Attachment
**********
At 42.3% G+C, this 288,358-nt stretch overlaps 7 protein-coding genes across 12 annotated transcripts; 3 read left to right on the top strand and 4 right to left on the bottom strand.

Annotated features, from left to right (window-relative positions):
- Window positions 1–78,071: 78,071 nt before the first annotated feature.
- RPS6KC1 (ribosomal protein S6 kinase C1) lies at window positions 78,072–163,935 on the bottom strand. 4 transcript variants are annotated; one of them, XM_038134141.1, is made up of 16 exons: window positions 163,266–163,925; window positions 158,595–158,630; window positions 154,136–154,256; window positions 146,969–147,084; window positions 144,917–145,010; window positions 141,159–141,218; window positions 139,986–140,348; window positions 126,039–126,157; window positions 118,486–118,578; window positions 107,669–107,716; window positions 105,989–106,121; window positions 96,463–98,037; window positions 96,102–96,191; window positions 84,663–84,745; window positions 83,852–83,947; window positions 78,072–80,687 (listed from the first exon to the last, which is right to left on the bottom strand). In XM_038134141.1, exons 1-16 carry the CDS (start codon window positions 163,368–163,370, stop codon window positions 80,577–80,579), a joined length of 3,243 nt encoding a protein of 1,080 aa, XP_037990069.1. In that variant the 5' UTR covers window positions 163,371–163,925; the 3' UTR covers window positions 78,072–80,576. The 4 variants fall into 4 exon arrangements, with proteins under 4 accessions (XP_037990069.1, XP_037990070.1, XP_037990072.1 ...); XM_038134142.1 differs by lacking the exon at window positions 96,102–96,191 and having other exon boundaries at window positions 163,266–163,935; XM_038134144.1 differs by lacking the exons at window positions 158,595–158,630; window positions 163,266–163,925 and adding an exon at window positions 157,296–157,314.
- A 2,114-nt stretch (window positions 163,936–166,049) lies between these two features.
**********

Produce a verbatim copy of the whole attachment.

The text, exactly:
At 42.3% G+C, this 288,358-nt stretch overlaps 7 protein-coding genes across 12 annotated transcripts; 3 read left to right on the top strand and 4 right to left on the bottom strand.

Annotated features, from left to right (window-relative positions):
- Window positions 1–78,071: 78,071 nt before the first annotated feature.
- RPS6KC1 (ribosomal protein S6 kinase C1) lies at window positions 78,072–163,935 on the bottom strand. 4 transcript variants are annotated; one of them, XM_038134141.1, is made up of 16 exons: window positions 163,266–163,925; window positions 158,595–158,630; window positions 154,136–154,256; window positions 146,969–147,084; window positions 144,917–145,010; window positions 141,159–141,218; window positions 139,986–140,348; window positions 126,039–126,157; window positions 118,486–118,578; window positions 107,669–107,716; window positions 105,989–106,121; window positions 96,463–98,037; window positions 96,102–96,191; window positions 84,663–84,745; window positions 83,852–83,947; window positions 78,072–80,687 (listed from the first exon to the last, which is right to left on the bottom strand). In XM_038134141.1, exons 1-16 carry the CDS (start codon window positions 163,368–163,370, stop codon window positions 80,577–80,579), a joined length of 3,243 nt encoding a protein of 1,080 aa, XP_037990069.1. In that variant the 5' UTR covers window positions 163,371–163,925; the 3' UTR covers window positions 78,072–80,576. The 4 variants fall into 4 exon arrangements, with proteins under 4 accessions (XP_037990069.1, XP_037990070.1, XP_037990072.1 ...); XM_038134142.1 differs by lacking the exon at window positions 96,102–96,191 and having other exon boundaries at window positions 163,266–163,935; XM_038134144.1 differs by lacking the exons at window positions 158,595–158,630; window positions 163,266–163,925 and adding an exon at window positions 157,296–157,314.
- A 2,114-nt stretch (window positions 163,936–166,049) lies between these two features.